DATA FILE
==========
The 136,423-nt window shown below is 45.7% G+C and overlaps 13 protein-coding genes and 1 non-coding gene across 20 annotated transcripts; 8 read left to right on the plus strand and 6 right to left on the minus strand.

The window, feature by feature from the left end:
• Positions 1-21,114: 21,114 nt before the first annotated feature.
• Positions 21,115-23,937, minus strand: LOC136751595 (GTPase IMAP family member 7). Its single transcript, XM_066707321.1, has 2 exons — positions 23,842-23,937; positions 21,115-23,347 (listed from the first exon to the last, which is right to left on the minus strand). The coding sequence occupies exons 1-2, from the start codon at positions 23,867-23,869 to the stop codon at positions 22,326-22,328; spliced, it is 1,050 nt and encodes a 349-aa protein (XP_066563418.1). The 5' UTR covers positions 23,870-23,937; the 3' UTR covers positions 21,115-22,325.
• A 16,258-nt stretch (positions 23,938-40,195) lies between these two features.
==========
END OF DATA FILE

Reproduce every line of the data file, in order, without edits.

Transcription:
The 136,423-nt window shown below is 45.7% G+C and overlaps 13 protein-coding genes and 1 non-coding gene across 20 annotated transcripts; 8 read left to right on the plus strand and 6 right to left on the minus strand.

The window, feature by feature from the left end:
• Positions 1-21,114: 21,114 nt before the first annotated feature.
• Positions 21,115-23,937, minus strand: LOC136751595 (GTPase IMAP family member 7). Its single transcript, XM_066707321.1, has 2 exons — positions 23,842-23,937; positions 21,115-23,347 (listed from the first exon to the last, which is right to left on the minus strand). The coding sequence occupies exons 1-2, from the start codon at positions 23,867-23,869 to the stop codon at positions 22,326-22,328; spliced, it is 1,050 nt and encodes a 349-aa protein (XP_066563418.1). The 5' UTR covers positions 23,870-23,937; the 3' UTR covers positions 21,115-22,325.
• A 16,258-nt stretch (positions 23,938-40,195) lies between these two features.